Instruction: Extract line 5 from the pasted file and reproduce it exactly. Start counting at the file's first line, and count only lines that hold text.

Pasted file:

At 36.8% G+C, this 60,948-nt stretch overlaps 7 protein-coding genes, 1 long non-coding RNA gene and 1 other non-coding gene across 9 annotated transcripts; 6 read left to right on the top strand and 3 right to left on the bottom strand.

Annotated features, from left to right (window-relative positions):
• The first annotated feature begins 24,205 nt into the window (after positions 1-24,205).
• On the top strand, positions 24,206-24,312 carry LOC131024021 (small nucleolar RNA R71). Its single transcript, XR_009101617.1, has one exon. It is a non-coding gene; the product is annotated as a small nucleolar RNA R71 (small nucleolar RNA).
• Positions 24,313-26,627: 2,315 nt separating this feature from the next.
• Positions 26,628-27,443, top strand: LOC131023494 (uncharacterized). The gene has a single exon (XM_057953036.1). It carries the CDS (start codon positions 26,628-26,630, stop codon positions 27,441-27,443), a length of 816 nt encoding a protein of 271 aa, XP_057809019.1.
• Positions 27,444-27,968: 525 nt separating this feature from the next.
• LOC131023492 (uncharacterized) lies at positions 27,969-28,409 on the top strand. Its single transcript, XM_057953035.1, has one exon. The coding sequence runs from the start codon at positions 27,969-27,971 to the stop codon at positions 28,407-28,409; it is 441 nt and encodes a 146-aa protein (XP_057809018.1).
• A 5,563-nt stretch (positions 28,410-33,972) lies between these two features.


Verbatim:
• Positions 24,313-26,627: 2,315 nt separating this feature from the next.